It’s been a little over a year since I joined Gartner and some things about startups, especially the cloud platform and management variety, stick out one anlayst-year in.
1. Many startups don't know what to do with their product.
They're pursuing the wrong market, promoting the wrong feature, using the wrong metaphor, blowing the product out of all proportion with itself, etc.
Say you have a great feature. why build a not-great product around that great feature to compete in a market full of other non-great products built around more or less interesting features of their own? Just be honest: sell your bloody feature to someone who wants it or to a bigger player who needs it. But I probably don't know what I'm talking about and this approach doesn't fit the path-to-exit models in effect.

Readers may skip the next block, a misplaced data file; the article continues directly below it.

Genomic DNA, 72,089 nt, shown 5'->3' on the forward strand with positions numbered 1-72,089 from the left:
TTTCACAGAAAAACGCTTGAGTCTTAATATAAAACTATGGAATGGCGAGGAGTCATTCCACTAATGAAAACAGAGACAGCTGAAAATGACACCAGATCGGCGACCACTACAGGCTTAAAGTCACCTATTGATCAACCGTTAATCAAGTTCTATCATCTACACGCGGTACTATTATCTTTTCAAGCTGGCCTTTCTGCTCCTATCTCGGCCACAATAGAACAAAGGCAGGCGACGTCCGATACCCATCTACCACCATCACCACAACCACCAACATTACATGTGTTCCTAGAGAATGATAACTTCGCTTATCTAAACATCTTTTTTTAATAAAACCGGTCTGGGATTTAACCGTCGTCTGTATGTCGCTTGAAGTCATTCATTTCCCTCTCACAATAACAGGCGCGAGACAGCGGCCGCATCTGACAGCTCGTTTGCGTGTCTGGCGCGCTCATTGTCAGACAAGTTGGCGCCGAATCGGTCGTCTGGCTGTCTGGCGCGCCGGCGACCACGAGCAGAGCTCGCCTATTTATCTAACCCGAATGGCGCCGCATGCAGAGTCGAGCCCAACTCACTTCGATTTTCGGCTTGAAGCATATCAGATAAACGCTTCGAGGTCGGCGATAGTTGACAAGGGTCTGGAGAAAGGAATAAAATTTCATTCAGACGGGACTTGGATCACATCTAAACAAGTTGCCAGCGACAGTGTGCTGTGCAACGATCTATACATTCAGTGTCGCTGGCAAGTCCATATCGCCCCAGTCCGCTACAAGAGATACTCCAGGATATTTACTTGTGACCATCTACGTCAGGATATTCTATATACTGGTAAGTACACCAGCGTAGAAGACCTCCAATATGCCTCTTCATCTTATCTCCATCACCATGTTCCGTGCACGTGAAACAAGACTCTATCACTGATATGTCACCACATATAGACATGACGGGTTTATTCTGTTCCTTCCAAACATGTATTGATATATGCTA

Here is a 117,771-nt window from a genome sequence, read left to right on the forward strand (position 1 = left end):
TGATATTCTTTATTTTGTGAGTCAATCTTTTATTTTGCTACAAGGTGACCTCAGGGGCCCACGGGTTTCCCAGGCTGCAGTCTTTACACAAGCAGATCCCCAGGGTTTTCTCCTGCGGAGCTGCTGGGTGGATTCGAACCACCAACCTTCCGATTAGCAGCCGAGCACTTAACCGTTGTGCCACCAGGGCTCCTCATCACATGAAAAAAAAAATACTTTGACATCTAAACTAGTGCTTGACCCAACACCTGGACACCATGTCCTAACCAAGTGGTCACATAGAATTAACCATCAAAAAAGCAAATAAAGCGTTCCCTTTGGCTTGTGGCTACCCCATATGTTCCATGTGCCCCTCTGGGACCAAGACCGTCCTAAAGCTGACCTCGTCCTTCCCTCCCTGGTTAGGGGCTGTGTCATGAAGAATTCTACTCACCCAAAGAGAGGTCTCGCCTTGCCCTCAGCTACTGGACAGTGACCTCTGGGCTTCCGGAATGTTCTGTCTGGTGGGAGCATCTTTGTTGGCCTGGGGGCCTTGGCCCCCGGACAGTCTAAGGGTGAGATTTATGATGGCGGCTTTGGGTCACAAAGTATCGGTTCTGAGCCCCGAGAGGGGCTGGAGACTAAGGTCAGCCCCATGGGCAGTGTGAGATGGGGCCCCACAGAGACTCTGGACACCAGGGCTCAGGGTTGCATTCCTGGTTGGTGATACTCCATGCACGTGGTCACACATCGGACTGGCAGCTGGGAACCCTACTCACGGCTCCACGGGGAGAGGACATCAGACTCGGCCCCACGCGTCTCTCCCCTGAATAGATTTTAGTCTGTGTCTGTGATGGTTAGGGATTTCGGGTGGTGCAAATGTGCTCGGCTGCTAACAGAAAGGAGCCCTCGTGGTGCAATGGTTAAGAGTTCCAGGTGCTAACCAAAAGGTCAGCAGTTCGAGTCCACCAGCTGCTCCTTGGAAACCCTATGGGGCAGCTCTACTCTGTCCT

2. The herd mentality is very much real.
In my tiny little specialization of cloud platforms and management software, there are 76 that I know of. And this number seems to grow monthly (found number 76 yesterday). Seriously, why do entrepreneurs keep entering this (very crowded) space and who are the financiers who keep throwing money at them? How many potential acquirers are there and how big could any of these folks get independently? My view is dim.
Not only are they creating a phalanx of not-likely-to-exit entities all marching towards the same cliff, but they're locking up useful talent that could be doing something that might have some kind of impact.
3. Money has to be put to work.
Lots of it. And funding startups is one way to put it to work. But I've come to the conclusion that some (more than admitted) of what goes on is a group of people in an inbred ecosystem sustaining a particular lifestyle off of someone else's cash--everyone collecting a bigger or smaller slice of that more or less free pie as befits their nominal function.
I'm familiar with this pattern. I've seen it before in the other realms of finance more dominant where I live in NYC.